Unruffled Lay

Facing down cameras and a hostile Senate committee, the ex-Enron chief was the picture of aloofness, right down to his monogrammed cuffs.


Jake Tapper
February 14, 2002 3:24AM (UTC)

Before embattled ex-Enron CEO Ken Lay entered the Senate Commerce Committee's Tuesday morning hearing on the collapse of what was once the nation's seventh-largest company, he was permitted to hang out in the committee's staff rooms, away from the glare of the media.

Senators passed him as they walked from the anteroom, into the hearing chamber. But Lay didn't follow their lead. When it was time for him to make his entrance into the small hearing room, he didn't take the direct route and hop from the anteroom into the hearing room. With a coterie of attorneys, a P.R. flack, a bodyguard and his scowling 31-year-old attorney daughter Liz, Lay exited from the staff room back into the hall, and then, once he was finished, back through the hall into the hearing room -- the long, dramatic way.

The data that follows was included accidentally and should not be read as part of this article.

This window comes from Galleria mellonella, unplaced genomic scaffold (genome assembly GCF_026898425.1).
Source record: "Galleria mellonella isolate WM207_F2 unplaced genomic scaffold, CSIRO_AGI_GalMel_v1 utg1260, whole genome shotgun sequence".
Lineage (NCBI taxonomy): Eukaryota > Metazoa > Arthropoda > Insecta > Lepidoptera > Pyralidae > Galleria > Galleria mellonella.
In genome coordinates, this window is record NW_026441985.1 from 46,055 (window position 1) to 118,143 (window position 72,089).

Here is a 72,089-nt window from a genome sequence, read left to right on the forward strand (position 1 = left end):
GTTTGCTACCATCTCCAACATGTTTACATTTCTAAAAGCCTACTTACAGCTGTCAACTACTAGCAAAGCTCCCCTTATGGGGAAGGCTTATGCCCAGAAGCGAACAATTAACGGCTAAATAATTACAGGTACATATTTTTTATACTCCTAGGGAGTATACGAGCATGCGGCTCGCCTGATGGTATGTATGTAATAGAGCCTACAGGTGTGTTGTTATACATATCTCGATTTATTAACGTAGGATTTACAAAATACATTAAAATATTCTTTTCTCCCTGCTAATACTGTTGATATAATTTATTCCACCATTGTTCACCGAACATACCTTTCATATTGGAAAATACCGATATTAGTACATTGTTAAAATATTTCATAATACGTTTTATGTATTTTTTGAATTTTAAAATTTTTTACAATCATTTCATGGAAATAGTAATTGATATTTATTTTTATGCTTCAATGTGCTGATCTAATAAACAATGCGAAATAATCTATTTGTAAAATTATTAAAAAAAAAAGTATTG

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It was only the latest bit of staging in the political Kabuki of the congressional Enron hearings. After all, the committee had been informed that Lay didn't intend to answer any of its questions, but was going to invoke his Fifth Amendment right to refuse to testify against himself. Though he did so with maximum worminess; his statement in which he invoked his right against self-incrimination also had him pleading innocent and insisting that he wanted to spill his guts and prove his innocence but his attorney, Earl Silbert, had all but held a gun to his head and forced him not to do so.